Canon SX40 vs Panasonic FZ150
The Canon PowerShot SX40 HS and the Panasonic Lumix DMC-FZ150 are two digital cameras that were officially introduced, respectively, in September 2011 and August 2011. Both the SX40 and the FZ150 are fixed lens compact cameras that are equipped with a 1/2.3-inch sensor. Both cameras offer a resolution of 12 megapixels.
Below is an overview of the main specs of the two cameras as a starting point for the comparison.
|Canon SX40||Panasonic FZ150|
|Fixed lens compact camera||Fixed lens compact camera|
|24-840mm f/2.7-5.8||25-600mm f/2.8-5.2|
|12 MP, 1/2.3" Sensor||12 MP, 1/2.3" Sensor|
|1080/24p Video||1080/60p Video|
|ISO 100-3,200||ISO 100-3,200 (100 - 6,400)|
|Electronic viewfinder (202k dots)||Electronic viewfinder (202k dots)|
|2.7 LCD, 230k dots||3.0 LCD, 460k dots|
|Swivel screen (not touch-sensitive)||Swivel screen (not touch-sensitive)|
|10.3 shutter flaps per second||12 shutter flaps per second|
|380 shots per battery charge||410 shots per battery charge|
|123 x 92 x 108 mm, 600 g||124 x 82 x 92 mm, 528 g|
Going beyond this snapshot of core features and characteristics, what are the differences between the Canon PowerShot SX40 HS and the Panasonic Lumix DMC-FZ150? Which one should you buy? Read on to find out how these two cameras compare with respect to their body size, their imaging sensors, their shooting features, their input-output connections, and their reception by expert reviewers.
An illustration of the physical size and weight of the Canon SX40 and the Panasonic FZ150 is provided in the side-by-side display below. The two cameras are presented according to their relative size. Three consecutive views from the front, the top, and the rear side are shown. All width, height and depth measures are rounded to the nearest millimeter.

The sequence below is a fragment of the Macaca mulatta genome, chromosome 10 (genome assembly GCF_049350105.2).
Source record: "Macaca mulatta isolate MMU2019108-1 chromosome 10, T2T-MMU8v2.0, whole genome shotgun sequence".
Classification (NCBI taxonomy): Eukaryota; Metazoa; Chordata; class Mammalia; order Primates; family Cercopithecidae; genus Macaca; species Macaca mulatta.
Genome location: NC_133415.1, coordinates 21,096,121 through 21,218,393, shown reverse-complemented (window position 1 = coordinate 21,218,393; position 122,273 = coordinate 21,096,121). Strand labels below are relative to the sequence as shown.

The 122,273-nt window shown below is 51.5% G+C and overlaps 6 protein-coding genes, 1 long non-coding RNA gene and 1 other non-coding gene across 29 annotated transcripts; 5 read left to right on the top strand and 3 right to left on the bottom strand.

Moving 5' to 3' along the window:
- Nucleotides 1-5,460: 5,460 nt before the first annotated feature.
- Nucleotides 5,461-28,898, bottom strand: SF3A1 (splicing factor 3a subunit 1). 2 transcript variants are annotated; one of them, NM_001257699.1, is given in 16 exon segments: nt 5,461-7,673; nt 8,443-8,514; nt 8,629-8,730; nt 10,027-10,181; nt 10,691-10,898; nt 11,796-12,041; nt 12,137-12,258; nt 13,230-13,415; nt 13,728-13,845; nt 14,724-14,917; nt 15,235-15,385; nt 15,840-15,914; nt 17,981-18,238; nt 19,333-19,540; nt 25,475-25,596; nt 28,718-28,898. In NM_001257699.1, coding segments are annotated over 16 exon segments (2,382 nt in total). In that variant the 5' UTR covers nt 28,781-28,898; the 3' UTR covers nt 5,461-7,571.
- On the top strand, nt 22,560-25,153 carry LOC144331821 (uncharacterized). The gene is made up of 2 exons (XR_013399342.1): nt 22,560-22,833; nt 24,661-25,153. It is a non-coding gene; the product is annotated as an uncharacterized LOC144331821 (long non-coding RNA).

If the front view area (width x height) of the cameras is taken as an aggregate measure of their size, the Panasonic FZ150 is notably smaller (10 percent) than the Canon SX40. Moreover, the FZ150 is markedly lighter (12 percent) than the SX40. In this context, it is worth noting that neither the SX40 nor the FZ150 are weather-sealed.
The adjacent table lists the principal physical characteristics of the two cameras alongside a wider set of alternatives. If you want to switch the focus of the display and review another camera pair, just select a new right or left comparator from among the camera models in the table. Alternatively, you can also move across to the CAM-parator tool and choose from the broad selection of possible camera comparisons there.
|Canon SX40||4.8 in||3.6 in||4.3 in||21.2 oz||380||n||Sep 2011||429|
|Panasonic FZ150||4.9 in||3.2 in||3.6 in||18.6 oz||410||n||Aug 2011||499|
|Canon SX60||5.0 in||3.7 in||4.5 in||22.9 oz||340||n||Sep 2014||549|
|Canon G1 X||4.6 in||3.2 in||2.6 in||18.8 oz||250||n||Jan 2012||799|
|Canon SX50||4.8 in||3.4 in||4.2 in||21.0 oz||315||n||Sep 2012||429|
|Canon T3||5.1 in||3.9 in||3.1 in||17.5 oz||700||n||Feb 2011||449|
|Canon SX30||4.8 in||3.6 in||4.3 in||21.2 oz||370||n||Sep 2010||429|
|Canon SX20||4.8 in||3.5 in||3.4 in||21.2 oz||..||n||Aug 2009||399|
|Canon SX10||4.8 in||3.5 in||3.4 in||21.2 oz||..||n||Sep 2008||399|